Uncle Sam's shady role in 'Occupy Central'

Updated: 2014-12-10 08:03

By Leung Kwok-leung(HK Edition)

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Right after radical protesters' violent attacks on the SAR government headquarters were repelled by police and strongly condemned by the public, the US Senate Foreign Relations Committee held a two-day hearing.

The hearing focused on the impact of the "umbrella movement" (not the "umbrella revolution" - the name most pro-"Occupy" media prefer).

This habit of avoiding the use of the term "color revolution" speaks volumes about the notoriety of such movements, which have all resulted in widespread violence.

Another notable feature of the hearing was the testimony of US Assistant Secretary for East Asian and Pacific Affairs Daniel R. Russel, who declared that "the US is not in any way involved in the protests".

To determine the veracity of Russel's statement it is necessary to examine three important points from his testimony. First, the US supports Hong Kong people's quest for "democracy" from the standpoint of "justice and freedom". Second, the decision by China's top legislative body on how Hong Kong's Chief Executive should be elected by universal suffrage in 2017, was an incorrect decision. This is because it limits the number of candidates and cannot meet the expectations of Hong Kong voters. Third, "the legitimacy of Hong Kong's Chief Executive will be greatly enhanced by universal suffrage and by an election that provides the people with a meaningful choice of candidates who represent the voters. This means allowing for a competitive election where a range of candidates with differing policy approaches are given an opportunity to seek the support of eligible Hong Kong voters."

This is the US government's official position on the illegal "Occupy Central" movement.

If this is not interference in China's internal affairs, I don't know what is. US support has certainly been crucial to the campaign. Washington cheered the protesters without fail whenever their morale dropped.

Here is a look at how the US has been supporting the illegal campaign in Hong Kong:

Nov 20, the US Congressional-Executive Commission on China (CECC) held a hearing on "the way forward in Hong Kong". It invited Chris Patten, the last colonial governor of Hong Kong, to testify via teleconference. That hearing was held in response to a proposal by five members of the US Congress to update the "Hong Kong Policy Act", which will turn it into a Hong Kong version of the "Taiwan Relations Act" to legitimize interference in Hong Kong's internal affairs.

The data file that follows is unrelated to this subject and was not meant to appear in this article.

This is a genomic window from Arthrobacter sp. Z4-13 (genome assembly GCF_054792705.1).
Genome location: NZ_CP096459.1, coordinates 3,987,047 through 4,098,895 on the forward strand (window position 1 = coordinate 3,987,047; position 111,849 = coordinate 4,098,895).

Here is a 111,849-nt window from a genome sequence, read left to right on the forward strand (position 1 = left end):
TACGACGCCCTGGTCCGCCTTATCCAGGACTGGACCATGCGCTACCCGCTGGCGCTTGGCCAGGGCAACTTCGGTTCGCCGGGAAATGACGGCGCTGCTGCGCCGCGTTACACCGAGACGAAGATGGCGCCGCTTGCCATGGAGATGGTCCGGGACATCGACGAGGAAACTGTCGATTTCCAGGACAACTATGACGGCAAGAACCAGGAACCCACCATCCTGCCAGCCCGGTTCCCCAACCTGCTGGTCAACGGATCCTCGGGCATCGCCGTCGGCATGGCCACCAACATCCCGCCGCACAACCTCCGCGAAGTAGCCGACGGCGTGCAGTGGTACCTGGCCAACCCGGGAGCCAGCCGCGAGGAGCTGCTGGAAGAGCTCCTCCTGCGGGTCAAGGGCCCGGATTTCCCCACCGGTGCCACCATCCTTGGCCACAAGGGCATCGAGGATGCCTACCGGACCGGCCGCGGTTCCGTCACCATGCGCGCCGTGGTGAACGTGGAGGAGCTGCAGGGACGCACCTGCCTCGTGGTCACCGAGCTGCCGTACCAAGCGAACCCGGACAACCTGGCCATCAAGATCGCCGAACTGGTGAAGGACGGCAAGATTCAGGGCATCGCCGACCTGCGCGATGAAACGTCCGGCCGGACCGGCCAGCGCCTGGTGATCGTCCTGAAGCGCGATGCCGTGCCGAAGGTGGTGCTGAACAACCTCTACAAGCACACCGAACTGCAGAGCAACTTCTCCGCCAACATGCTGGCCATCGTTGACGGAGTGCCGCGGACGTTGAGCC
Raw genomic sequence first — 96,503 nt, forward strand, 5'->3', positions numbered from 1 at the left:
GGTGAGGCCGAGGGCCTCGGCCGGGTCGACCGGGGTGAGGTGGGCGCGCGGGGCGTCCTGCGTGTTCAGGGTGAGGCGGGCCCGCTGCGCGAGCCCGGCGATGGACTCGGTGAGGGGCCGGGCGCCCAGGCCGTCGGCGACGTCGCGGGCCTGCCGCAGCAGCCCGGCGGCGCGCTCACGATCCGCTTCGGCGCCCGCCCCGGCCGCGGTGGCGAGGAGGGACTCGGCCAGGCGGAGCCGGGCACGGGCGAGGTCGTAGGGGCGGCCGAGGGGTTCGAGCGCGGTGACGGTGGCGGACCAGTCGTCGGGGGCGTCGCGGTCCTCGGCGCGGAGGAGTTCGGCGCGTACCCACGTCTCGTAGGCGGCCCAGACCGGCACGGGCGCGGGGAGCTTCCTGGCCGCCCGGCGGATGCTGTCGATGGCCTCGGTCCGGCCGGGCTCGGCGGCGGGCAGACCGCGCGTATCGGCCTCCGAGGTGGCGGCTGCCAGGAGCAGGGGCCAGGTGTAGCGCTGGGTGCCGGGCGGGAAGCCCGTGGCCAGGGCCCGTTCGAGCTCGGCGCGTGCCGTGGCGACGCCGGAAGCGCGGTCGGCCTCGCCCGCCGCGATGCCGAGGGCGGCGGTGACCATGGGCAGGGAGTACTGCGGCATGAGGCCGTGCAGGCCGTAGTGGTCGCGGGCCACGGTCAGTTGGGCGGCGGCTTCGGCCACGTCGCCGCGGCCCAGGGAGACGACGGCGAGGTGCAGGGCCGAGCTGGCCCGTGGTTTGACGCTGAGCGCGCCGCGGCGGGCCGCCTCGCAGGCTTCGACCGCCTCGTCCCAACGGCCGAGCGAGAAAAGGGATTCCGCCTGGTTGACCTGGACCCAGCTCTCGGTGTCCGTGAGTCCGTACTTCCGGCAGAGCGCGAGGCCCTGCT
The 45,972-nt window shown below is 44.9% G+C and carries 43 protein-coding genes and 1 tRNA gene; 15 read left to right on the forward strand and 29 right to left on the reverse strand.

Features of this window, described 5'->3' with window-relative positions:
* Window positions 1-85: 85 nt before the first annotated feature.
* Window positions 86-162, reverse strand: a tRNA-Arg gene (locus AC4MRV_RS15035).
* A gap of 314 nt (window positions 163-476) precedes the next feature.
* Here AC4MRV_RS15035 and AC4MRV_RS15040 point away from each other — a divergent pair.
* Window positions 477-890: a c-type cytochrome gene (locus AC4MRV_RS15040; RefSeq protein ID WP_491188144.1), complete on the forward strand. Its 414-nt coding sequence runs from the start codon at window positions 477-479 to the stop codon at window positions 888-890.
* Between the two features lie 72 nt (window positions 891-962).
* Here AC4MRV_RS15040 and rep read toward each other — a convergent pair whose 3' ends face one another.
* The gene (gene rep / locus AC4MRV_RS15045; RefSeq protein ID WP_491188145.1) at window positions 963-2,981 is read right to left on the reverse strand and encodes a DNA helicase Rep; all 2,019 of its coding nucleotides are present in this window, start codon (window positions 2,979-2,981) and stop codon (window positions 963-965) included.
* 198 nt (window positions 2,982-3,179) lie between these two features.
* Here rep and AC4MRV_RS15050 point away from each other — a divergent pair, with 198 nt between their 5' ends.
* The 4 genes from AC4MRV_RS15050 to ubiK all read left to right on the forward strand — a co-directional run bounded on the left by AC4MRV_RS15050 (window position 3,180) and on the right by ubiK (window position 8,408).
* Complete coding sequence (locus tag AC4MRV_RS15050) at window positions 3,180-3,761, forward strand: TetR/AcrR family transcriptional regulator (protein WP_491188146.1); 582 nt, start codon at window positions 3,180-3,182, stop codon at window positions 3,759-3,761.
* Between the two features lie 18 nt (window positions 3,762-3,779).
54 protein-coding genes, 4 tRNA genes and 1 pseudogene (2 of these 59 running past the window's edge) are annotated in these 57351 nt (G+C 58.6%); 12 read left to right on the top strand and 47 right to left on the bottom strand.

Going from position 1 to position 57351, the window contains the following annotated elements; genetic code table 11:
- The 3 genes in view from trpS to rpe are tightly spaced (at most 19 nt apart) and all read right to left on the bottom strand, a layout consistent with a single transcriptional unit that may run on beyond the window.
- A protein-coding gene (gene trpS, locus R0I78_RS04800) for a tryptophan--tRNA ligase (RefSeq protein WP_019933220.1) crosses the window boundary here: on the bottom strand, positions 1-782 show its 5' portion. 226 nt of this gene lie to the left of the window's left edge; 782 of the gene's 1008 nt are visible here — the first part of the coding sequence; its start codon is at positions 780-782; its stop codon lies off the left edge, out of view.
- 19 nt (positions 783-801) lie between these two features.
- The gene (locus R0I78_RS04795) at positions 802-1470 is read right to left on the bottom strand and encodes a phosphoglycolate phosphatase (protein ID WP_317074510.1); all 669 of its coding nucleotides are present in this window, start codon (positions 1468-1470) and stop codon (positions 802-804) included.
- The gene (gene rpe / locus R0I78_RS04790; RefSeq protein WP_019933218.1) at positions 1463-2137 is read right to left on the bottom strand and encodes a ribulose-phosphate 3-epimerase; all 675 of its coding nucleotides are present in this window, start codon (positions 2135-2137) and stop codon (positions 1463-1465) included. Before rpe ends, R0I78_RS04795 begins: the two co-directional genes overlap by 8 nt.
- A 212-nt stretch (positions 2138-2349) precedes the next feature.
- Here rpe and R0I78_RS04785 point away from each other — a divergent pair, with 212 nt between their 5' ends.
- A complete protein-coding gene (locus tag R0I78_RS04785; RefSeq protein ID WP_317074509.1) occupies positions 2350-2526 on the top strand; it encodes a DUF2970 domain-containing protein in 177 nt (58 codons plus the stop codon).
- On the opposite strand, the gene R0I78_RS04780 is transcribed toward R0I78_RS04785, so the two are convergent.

Patten's excitement about "Occupy" and his determination to mess up Hong Kong is well known. Before the start of the hearing, representatives of the Hong Kong Federation of Students (HKFS) and the SAR government Task Force on Constitutional Development, led by Chief Secretary Carrie Lam, held their first dialogue since the beginning of "Occupy". This was a bid to reach a consensus on constitutional reform.

Although the dialogue failed to achieve anything of note, it did produce a sense of reconciliation between the two sides. This was obviously not what Washington had wanted.

Soon after the CECC hearing, the HKFS abandoned its earlier "consensus" and desire to seek common ground, withdrawing instead to its unconstitutional demands for "public nomination".

Earlier still, on Nov 4, the Foreign Affairs Committee of the British House of Commons held a hearing in London as part of its inquiry into the implementation of the Sino-British Joint Declaration in Hong Kong. Unsurprisingly, Patten was summoned to testify.

He has little, if anything, positive to say about China's 17 years of sovereign rule over Hong Kong. As expected, he accused the Chinese government of failing to fulfill its promise to Hong Kong to implement universal suffrage.

On the same day, US Secretary of State John Kerry said in a speech at John Hopkins University in Boston that the US was concerned about the situation in Hong Kong and human rights conditions in China.

Patten and Kerry may not have offered anything new in their statements, but the timing is interesting. Their speeches were given when support for "Occupy" had fallen to a new low. This was after the central government said the campaign was an attempt by external forces and extreme opposition groups in Hong Kong to stage a color revolution.

Media reports had revealed that opposition parties, and certain individuals, had received large amounts of money from overseas. Estimates by the Hong Kong Environmental Protection Association also showed the illegal campaign had spent an estimated HK$250 million on food, drinking water, snacks, fresh fruit and on helmets, goggles, bullet-proof vests, gas masks and medical supplies in the first month.

The opposition acknowledged it had received about HK$50 million in cash donations from people in Hong Kong. Some may wonder at the source of the remaining HK$200 million. Naturally, public sympathy for the illegal movement waned even further as suspicions grew.

All these developments suggest the US played a shady role in "Occupy". The ultimate objective appears to be to keep it alive as long as possible.

Indeed, some members of extreme radical groups have already started harassing local businesses and consumers in Mong Kok, in what they call "operation cuckoo". This is after the enforcement of a court injunction against the occupation last month.

Benny Tai Yiu-ting, an "Occupy" initiator, told local residents not to pay income tax or public housing rent as a form of protest. Who knows what other illegal ways they will advocate to hurt Hong Kong in future?

The author is a veteran journalist based in Hong Kong.

(HK Edition 12/10/2014 page1)